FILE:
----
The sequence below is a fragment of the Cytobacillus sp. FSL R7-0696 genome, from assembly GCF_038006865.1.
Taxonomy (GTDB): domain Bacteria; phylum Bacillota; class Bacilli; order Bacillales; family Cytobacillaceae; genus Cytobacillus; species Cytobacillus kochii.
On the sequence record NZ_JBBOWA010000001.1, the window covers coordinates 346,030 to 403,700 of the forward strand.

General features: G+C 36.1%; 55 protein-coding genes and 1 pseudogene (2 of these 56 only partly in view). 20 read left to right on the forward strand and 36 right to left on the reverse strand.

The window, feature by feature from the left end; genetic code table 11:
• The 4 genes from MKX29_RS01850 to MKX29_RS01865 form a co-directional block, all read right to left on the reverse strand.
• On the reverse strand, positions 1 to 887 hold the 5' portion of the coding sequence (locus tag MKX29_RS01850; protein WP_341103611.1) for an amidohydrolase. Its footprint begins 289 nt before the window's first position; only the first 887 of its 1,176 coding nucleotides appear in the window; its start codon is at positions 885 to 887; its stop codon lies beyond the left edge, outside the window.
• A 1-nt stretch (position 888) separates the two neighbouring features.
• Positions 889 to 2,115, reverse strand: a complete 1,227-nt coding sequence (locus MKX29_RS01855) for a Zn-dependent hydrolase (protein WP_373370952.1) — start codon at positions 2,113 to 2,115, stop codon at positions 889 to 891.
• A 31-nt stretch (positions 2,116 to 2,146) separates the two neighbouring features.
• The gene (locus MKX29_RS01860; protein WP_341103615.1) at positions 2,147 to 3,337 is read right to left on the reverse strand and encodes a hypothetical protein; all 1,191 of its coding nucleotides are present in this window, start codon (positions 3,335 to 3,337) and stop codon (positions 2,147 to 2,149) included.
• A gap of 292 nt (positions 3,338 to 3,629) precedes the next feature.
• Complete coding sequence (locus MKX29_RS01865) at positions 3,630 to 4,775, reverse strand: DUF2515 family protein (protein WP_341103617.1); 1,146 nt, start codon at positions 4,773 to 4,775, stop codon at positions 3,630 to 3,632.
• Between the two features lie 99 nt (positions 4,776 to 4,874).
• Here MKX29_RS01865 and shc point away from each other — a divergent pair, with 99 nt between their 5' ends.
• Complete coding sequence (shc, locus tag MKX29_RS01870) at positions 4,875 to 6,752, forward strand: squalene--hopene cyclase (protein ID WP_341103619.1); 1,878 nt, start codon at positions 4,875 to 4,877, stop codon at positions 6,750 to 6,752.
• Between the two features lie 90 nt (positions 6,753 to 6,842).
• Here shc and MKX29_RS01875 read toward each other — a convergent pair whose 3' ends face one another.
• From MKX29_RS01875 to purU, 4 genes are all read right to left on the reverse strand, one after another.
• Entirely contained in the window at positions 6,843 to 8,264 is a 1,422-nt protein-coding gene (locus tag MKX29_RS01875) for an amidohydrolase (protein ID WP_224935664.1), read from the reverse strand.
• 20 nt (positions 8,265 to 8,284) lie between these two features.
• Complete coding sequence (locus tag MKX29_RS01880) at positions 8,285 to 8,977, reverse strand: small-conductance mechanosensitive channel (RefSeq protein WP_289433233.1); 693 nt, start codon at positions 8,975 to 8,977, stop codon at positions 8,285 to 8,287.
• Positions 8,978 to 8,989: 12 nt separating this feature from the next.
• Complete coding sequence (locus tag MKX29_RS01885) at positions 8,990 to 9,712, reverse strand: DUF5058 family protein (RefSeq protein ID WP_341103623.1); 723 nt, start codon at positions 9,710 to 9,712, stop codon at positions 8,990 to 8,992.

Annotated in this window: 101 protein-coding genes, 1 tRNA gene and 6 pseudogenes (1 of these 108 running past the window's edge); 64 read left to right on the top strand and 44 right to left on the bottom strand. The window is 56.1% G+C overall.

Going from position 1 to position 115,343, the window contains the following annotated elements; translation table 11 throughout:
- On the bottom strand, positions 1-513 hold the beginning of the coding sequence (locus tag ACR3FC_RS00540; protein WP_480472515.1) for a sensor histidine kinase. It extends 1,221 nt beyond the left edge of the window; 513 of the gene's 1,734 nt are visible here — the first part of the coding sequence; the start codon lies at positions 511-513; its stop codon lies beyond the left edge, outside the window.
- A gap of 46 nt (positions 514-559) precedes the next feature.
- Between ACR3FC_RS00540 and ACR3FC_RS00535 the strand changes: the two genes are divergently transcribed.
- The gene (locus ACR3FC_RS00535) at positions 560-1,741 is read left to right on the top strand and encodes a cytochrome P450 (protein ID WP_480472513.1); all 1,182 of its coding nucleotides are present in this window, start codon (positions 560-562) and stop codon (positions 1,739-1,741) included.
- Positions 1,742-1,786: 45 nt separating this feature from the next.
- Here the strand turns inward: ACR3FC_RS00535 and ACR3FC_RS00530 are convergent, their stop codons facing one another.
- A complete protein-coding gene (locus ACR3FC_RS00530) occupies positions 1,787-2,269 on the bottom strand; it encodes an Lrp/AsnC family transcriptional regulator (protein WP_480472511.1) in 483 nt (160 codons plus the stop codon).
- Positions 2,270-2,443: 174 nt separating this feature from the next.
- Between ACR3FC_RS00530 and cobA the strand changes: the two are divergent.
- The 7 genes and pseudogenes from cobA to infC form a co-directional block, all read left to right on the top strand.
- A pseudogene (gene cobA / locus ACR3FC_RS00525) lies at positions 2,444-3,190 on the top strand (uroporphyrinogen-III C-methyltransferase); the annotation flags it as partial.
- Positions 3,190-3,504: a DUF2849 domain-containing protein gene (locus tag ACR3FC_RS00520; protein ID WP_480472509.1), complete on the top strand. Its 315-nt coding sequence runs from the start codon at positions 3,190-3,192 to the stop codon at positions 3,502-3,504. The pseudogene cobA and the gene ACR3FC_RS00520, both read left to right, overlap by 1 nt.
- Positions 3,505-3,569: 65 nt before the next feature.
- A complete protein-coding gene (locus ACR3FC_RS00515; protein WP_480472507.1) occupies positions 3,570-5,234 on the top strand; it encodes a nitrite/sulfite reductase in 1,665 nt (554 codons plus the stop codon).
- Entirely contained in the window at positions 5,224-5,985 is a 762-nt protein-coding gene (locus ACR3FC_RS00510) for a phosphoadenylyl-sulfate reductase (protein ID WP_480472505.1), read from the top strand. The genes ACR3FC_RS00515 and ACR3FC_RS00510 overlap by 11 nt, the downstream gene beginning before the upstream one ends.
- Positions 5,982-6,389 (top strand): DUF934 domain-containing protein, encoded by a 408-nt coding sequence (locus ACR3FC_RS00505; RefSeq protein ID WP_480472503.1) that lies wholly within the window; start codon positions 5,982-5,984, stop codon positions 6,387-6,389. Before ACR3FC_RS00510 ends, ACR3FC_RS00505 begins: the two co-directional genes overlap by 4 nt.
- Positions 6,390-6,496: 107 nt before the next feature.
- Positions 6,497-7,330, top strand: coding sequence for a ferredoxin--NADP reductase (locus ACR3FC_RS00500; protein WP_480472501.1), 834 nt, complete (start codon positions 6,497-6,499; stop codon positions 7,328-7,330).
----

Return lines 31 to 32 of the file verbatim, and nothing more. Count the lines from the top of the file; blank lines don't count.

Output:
- Positions 1,742-1,786: 45 nt separating this feature from the next.
- Here the strand turns inward: ACR3FC_RS00535 and ACR3FC_RS00530 are convergent, their stop codons facing one another.